karen_w_newton (karen_w_newton) wrote,
karen_w_newton
karen_w_newton

A little something under the tree for writers

if you ever write stories set in the recent past, you are in luck! Some Harvard researchers and Google have created a website that lets you enter words or phrases and see how often they have been used in print over the last two centuries. The tool is called an Ngram Viewer, and it's available for several languages. The Teleread blog has a good assessment of the tool's limitations, but it's still a neat thing.

For example if you're writing a time travel novel, and you want your 19th Century natives to sound different from you contemporary time travellers, one thing you can do is look up greetings like “Hello” and “Good morning” to see when those terms were most common. It's also handy for concepts that change over time; I tried searching on mental illness, madness, insanity, and dementia, and could instantly see which terms were popular and when. Ditto slang like okay, groovy, and douchebag. You can also check not-quite-correct usage like “alright” and see that that spelling was not seen before 1960.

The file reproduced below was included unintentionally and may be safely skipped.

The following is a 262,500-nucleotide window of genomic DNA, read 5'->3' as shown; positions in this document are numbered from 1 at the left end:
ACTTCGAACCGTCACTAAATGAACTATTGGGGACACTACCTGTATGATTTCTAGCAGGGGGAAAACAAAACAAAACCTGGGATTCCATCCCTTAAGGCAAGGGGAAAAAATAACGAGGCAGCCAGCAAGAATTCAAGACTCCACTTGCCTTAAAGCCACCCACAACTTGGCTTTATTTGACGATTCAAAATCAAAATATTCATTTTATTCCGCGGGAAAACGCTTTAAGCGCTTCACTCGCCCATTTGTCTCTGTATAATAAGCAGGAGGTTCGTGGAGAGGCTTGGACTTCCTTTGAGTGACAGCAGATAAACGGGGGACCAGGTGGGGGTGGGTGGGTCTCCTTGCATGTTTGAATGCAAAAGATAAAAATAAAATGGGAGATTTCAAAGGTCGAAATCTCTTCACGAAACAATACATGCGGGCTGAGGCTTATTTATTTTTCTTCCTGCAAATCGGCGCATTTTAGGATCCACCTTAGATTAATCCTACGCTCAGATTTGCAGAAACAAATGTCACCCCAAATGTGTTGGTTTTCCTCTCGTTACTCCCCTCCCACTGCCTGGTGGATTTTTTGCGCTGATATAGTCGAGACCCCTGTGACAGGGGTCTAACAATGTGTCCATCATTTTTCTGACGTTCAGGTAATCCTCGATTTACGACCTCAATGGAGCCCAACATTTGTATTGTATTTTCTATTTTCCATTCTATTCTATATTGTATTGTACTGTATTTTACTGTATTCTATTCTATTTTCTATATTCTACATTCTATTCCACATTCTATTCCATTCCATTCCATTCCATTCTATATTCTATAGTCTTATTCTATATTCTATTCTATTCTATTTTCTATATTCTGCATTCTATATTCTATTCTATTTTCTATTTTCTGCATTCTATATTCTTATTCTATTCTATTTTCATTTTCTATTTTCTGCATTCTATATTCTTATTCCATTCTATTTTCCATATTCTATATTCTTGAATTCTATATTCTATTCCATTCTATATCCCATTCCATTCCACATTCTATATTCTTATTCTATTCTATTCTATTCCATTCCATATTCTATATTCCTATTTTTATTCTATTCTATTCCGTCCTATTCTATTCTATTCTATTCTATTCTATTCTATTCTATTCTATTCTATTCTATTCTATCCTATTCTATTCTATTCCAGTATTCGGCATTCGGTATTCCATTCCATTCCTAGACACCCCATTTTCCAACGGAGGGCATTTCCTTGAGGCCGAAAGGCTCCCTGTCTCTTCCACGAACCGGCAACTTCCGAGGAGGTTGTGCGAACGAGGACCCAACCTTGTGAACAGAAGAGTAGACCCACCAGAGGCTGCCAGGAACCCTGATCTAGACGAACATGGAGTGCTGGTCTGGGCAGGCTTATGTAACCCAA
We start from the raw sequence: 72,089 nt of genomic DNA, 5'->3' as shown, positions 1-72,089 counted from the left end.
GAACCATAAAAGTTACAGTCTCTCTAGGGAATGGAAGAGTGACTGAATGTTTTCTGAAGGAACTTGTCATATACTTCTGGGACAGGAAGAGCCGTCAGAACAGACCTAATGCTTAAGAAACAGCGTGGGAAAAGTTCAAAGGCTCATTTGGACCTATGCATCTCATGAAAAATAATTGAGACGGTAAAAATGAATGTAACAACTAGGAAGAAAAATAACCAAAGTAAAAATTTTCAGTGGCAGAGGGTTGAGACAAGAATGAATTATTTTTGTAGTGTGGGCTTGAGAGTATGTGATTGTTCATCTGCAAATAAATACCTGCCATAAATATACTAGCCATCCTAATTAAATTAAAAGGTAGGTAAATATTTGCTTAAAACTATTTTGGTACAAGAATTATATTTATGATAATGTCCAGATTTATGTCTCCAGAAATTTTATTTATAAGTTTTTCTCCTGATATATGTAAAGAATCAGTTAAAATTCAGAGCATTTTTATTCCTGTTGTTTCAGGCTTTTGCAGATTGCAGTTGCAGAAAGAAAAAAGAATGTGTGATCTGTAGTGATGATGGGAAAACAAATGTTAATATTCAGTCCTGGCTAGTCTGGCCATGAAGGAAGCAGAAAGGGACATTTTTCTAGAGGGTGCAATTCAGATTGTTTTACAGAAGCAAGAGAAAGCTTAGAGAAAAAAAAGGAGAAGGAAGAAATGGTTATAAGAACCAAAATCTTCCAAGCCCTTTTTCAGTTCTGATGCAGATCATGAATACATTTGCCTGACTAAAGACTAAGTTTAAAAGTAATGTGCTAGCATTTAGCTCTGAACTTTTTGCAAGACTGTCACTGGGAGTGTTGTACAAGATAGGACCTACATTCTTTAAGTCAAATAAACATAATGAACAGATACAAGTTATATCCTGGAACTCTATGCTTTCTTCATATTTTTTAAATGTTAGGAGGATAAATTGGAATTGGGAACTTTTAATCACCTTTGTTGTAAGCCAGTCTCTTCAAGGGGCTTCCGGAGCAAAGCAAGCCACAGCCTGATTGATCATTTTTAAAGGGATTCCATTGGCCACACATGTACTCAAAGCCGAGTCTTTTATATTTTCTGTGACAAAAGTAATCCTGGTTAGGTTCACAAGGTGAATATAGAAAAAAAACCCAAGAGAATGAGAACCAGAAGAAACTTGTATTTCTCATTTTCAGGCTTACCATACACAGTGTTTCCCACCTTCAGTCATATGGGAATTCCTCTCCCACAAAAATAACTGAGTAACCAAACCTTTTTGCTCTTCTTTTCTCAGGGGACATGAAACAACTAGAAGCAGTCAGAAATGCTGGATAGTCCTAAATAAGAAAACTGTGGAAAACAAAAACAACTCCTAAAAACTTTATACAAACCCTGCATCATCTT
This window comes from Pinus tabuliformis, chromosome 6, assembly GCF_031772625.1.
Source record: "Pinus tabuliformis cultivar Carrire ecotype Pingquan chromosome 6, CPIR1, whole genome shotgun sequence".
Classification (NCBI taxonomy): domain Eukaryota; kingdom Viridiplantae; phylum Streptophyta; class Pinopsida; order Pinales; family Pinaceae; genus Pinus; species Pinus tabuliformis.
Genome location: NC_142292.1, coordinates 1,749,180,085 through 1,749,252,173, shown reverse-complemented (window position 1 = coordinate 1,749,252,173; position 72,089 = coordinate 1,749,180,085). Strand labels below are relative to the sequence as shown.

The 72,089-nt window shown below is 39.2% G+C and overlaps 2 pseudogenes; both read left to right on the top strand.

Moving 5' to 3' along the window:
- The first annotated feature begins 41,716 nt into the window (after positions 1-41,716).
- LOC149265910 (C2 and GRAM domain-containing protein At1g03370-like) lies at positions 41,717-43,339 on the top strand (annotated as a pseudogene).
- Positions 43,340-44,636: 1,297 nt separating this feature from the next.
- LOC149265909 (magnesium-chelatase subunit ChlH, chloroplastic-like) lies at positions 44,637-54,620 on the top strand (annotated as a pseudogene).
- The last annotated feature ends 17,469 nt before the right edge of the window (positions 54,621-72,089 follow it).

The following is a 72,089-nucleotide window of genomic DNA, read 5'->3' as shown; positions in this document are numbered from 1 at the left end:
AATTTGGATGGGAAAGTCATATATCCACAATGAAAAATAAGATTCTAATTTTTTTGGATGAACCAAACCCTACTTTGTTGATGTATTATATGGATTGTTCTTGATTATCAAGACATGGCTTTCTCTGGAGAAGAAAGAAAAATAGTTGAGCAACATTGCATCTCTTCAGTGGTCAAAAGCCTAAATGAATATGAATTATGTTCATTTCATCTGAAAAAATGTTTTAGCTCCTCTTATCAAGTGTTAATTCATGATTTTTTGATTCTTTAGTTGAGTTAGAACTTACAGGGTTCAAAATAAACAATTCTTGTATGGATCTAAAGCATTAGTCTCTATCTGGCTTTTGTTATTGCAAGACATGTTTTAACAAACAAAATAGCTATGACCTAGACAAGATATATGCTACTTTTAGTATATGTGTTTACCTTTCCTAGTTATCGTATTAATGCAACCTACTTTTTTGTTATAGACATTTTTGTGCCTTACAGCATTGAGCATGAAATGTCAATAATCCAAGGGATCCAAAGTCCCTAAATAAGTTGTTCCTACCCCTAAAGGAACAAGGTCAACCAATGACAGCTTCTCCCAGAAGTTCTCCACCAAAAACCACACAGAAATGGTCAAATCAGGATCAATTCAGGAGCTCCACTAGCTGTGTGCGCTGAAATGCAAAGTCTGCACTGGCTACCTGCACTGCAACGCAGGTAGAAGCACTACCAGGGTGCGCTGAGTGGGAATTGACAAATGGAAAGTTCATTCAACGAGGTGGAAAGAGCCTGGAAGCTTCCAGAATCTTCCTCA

In fact, the 1960s seem to have been a pivotal year for a lot of things. Try searching on some dirty words and you'll see what I mean. Go ahead and have some fun! It's free.

And don't say I never gave you anything. -)


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Tags: google, writer's tools
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